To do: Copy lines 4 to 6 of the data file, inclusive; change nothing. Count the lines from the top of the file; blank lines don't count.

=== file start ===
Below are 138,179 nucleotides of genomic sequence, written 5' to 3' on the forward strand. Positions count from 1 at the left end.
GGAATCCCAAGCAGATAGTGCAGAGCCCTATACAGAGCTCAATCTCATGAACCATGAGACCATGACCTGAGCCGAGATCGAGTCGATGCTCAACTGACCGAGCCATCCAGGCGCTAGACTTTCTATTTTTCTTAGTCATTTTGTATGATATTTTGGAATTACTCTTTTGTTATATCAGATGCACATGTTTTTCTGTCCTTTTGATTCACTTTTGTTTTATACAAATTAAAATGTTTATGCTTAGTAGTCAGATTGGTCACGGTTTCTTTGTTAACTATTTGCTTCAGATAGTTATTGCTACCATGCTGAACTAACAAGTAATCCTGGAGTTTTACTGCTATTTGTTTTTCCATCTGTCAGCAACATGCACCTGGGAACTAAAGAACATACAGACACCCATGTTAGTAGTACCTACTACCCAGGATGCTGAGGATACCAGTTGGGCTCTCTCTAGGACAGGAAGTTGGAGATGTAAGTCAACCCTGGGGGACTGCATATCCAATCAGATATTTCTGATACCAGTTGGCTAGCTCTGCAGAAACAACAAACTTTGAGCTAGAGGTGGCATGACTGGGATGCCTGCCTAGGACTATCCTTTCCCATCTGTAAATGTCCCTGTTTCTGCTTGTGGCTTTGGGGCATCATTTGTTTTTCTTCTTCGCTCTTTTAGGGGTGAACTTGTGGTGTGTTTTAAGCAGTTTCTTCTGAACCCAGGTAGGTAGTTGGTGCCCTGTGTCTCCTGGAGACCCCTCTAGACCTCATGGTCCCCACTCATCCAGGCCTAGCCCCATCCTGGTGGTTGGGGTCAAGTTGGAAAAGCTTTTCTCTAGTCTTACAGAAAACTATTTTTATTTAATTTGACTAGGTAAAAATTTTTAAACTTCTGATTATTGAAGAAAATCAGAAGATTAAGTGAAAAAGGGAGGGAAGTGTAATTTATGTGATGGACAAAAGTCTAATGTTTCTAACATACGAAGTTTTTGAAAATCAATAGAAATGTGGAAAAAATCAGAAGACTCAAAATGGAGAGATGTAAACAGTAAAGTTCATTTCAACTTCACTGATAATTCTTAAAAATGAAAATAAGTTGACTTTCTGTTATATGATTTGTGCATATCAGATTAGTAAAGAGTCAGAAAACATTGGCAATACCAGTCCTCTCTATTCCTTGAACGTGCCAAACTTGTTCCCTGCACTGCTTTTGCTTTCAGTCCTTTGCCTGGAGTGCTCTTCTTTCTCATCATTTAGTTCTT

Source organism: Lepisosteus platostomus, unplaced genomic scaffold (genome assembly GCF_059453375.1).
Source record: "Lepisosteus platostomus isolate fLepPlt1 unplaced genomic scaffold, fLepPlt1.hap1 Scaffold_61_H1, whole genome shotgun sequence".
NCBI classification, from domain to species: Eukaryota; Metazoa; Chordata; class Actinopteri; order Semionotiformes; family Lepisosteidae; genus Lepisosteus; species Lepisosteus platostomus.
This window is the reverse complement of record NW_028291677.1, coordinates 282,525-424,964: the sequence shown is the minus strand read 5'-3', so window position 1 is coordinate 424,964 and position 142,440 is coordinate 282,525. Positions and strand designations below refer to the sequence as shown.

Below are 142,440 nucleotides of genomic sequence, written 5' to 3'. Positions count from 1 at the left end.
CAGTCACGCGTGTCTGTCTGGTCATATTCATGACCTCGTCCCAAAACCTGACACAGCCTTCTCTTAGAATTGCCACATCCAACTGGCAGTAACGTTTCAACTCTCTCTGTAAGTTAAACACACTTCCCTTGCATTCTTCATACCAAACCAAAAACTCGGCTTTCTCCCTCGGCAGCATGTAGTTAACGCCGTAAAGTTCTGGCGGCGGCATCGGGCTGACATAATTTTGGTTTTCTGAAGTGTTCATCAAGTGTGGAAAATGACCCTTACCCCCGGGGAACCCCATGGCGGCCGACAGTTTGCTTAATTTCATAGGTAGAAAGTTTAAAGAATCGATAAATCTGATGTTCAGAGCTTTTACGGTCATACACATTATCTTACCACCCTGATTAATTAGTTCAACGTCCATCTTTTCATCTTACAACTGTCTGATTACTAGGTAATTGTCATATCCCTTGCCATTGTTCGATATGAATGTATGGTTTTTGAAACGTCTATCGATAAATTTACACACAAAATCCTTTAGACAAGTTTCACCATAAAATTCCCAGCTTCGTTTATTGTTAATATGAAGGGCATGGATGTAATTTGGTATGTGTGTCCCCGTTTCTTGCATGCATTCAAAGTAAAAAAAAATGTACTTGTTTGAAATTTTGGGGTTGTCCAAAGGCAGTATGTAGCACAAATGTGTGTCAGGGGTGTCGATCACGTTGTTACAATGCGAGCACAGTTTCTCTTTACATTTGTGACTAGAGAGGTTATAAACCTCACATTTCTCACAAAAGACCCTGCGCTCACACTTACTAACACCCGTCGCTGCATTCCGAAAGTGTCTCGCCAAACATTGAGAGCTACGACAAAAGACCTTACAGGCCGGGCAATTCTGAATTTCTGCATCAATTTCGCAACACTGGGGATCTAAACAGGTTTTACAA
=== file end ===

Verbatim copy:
Source record: "Lepisosteus platostomus isolate fLepPlt1 unplaced genomic scaffold, fLepPlt1.hap1 Scaffold_61_H1, whole genome shotgun sequence".
NCBI classification, from domain to species: Eukaryota; Metazoa; Chordata; class Actinopteri; order Semionotiformes; family Lepisosteidae; genus Lepisosteus; species Lepisosteus platostomus.
This window is the reverse complement of record NW_028291677.1, coordinates 282,525-424,964: the sequence shown is the minus strand read 5'-3', so window position 1 is coordinate 424,964 and position 142,440 is coordinate 282,525. Positions and strand designations below refer to the sequence as shown.